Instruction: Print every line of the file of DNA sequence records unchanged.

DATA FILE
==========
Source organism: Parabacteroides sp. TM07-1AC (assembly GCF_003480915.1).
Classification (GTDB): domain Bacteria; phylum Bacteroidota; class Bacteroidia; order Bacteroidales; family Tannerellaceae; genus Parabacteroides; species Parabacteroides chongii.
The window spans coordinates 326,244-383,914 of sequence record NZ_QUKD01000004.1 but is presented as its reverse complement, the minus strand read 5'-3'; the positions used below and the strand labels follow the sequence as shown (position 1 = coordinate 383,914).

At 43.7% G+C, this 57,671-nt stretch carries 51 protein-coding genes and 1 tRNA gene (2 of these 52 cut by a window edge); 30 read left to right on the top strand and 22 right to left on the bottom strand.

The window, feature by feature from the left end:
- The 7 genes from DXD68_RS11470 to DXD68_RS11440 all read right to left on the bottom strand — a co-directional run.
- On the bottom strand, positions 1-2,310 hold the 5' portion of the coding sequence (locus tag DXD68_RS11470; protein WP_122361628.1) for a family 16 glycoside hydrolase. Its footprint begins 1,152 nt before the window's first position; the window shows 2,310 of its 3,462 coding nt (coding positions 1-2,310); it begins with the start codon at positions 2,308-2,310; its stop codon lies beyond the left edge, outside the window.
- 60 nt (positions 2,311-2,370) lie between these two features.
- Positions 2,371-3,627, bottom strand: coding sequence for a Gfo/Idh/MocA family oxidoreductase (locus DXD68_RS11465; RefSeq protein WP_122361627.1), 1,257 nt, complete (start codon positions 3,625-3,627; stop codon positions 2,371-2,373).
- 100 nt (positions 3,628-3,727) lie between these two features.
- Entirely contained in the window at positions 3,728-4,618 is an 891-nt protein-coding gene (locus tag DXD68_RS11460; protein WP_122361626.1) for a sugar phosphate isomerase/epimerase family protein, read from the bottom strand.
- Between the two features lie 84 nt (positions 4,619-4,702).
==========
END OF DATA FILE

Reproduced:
Source organism: Parabacteroides sp. TM07-1AC (assembly GCF_003480915.1).
Classification (GTDB): domain Bacteria; phylum Bacteroidota; class Bacteroidia; order Bacteroidales; family Tannerellaceae; genus Parabacteroides; species Parabacteroides chongii.
The window spans coordinates 326,244-383,914 of sequence record NZ_QUKD01000004.1 but is presented as its reverse complement, the minus strand read 5'-3'; the positions used below and the strand labels follow the sequence as shown (position 1 = coordinate 383,914).

At 43.7% G+C, this 57,671-nt stretch carries 51 protein-coding genes and 1 tRNA gene (2 of these 52 cut by a window edge); 30 read left to right on the top strand and 22 right to left on the bottom strand.

The window, feature by feature from the left end:
- The 7 genes from DXD68_RS11470 to DXD68_RS11440 all read right to left on the bottom strand — a co-directional run.
- On the bottom strand, positions 1-2,310 hold the 5' portion of the coding sequence (locus tag DXD68_RS11470; protein WP_122361628.1) for a family 16 glycoside hydrolase. Its footprint begins 1,152 nt before the window's first position; the window shows 2,310 of its 3,462 coding nt (coding positions 1-2,310); it begins with the start codon at positions 2,308-2,310; its stop codon lies beyond the left edge, outside the window.
- 60 nt (positions 2,311-2,370) lie between these two features.
- Positions 2,371-3,627, bottom strand: coding sequence for a Gfo/Idh/MocA family oxidoreductase (locus DXD68_RS11465; RefSeq protein WP_122361627.1), 1,257 nt, complete (start codon positions 3,625-3,627; stop codon positions 2,371-2,373).
- 100 nt (positions 3,628-3,727) lie between these two features.
- Entirely contained in the window at positions 3,728-4,618 is an 891-nt protein-coding gene (locus tag DXD68_RS11460; protein WP_122361626.1) for a sugar phosphate isomerase/epimerase family protein, read from the bottom strand.
- Between the two features lie 84 nt (positions 4,619-4,702).